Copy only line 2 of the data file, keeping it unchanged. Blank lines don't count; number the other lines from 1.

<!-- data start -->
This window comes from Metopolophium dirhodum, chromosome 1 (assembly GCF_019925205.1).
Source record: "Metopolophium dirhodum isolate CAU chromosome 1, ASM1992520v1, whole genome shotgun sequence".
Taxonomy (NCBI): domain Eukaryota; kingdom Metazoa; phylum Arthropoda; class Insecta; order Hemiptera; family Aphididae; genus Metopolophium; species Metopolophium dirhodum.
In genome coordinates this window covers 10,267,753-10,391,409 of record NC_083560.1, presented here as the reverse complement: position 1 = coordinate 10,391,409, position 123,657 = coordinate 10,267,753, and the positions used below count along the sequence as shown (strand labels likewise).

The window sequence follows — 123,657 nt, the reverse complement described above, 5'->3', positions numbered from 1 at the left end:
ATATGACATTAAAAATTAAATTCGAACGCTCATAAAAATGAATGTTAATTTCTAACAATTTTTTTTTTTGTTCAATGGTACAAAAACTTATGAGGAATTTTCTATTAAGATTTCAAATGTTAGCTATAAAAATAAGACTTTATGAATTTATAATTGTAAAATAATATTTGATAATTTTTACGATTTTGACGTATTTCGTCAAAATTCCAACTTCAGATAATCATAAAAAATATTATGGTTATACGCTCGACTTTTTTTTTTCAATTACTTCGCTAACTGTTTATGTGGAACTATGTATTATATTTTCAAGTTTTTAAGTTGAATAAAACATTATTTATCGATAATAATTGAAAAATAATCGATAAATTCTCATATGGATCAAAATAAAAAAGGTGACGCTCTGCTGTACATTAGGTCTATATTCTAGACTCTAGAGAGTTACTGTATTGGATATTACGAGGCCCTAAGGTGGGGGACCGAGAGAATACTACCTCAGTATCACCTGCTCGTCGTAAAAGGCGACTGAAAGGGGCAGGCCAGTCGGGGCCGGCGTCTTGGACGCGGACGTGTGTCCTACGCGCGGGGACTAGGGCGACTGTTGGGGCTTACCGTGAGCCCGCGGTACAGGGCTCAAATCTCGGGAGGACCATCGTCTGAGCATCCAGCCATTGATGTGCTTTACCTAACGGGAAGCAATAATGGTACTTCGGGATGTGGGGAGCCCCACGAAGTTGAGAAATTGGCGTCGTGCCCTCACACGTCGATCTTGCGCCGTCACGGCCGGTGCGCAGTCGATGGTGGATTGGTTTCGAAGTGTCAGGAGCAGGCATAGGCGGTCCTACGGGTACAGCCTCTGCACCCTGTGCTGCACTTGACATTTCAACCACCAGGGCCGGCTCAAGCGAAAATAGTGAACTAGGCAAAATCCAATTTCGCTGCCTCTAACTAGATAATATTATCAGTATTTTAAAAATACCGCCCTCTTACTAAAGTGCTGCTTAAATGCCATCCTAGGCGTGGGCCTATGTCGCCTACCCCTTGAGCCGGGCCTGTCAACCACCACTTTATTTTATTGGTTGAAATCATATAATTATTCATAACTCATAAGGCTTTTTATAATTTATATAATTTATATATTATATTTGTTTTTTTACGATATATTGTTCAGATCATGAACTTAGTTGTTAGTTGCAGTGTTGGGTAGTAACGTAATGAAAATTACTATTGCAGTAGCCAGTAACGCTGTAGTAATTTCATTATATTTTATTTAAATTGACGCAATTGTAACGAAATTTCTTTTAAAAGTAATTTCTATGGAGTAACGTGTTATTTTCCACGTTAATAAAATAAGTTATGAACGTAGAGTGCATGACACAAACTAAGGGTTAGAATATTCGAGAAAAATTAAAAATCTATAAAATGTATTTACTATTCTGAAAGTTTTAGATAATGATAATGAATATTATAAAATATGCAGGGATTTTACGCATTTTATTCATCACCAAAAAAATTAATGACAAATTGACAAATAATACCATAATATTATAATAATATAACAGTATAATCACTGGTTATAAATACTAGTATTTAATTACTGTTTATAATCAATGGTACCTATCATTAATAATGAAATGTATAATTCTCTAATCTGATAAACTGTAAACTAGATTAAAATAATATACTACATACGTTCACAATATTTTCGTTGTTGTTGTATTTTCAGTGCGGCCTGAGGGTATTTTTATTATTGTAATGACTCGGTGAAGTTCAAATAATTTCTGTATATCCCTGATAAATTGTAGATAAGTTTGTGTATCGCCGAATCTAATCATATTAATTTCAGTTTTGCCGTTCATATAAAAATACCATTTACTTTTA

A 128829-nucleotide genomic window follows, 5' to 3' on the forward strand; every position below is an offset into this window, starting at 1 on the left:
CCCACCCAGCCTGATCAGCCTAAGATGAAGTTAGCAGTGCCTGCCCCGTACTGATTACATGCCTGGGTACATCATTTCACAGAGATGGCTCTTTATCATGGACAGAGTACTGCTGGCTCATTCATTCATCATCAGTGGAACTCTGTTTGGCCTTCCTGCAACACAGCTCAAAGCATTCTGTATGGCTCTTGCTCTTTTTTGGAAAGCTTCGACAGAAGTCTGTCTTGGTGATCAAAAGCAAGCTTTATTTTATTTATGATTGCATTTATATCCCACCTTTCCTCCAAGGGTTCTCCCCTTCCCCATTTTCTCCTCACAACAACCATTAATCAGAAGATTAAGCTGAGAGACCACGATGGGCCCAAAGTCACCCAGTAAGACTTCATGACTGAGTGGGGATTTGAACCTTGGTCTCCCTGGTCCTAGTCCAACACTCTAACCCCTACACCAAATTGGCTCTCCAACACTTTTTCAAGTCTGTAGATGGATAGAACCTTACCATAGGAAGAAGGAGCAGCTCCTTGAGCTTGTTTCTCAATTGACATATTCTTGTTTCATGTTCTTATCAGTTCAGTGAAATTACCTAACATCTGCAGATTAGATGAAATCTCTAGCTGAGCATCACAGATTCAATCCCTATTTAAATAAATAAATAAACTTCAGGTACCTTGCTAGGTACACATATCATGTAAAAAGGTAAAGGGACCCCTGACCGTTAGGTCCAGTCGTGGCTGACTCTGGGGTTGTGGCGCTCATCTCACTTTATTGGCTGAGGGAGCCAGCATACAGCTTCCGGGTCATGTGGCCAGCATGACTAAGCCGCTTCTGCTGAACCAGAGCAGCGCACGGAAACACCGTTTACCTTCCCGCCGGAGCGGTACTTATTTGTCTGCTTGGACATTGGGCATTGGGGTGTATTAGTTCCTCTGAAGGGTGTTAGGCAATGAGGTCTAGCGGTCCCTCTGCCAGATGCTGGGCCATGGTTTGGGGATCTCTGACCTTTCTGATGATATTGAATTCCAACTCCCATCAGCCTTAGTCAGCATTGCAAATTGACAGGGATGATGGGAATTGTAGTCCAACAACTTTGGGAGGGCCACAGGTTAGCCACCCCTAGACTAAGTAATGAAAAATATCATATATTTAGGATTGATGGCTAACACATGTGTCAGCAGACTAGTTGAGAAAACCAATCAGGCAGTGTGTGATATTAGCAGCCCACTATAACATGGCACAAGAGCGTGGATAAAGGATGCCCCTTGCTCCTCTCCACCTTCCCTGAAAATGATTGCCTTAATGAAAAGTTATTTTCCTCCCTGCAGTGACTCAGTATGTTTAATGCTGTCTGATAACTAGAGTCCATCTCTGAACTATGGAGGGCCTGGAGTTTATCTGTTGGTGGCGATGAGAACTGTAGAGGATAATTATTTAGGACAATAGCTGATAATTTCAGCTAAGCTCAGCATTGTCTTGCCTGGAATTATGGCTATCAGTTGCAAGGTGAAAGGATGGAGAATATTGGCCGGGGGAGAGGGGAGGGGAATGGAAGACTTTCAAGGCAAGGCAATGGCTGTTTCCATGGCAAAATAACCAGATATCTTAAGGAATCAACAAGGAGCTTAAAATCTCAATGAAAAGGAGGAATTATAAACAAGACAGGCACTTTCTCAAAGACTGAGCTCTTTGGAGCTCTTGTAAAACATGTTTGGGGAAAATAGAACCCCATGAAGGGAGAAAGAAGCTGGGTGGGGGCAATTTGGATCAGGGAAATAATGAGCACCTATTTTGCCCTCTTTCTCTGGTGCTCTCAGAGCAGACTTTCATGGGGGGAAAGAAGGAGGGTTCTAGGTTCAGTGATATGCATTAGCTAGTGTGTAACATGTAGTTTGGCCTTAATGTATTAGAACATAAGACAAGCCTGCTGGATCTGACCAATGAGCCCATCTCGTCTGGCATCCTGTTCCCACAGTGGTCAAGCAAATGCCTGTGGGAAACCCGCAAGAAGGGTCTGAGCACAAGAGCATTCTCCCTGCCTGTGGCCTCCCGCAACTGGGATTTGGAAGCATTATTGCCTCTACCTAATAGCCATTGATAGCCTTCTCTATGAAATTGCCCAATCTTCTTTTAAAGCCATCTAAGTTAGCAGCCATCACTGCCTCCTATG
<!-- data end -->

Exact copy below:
Source record: "Metopolophium dirhodum isolate CAU chromosome 1, ASM1992520v1, whole genome shotgun sequence".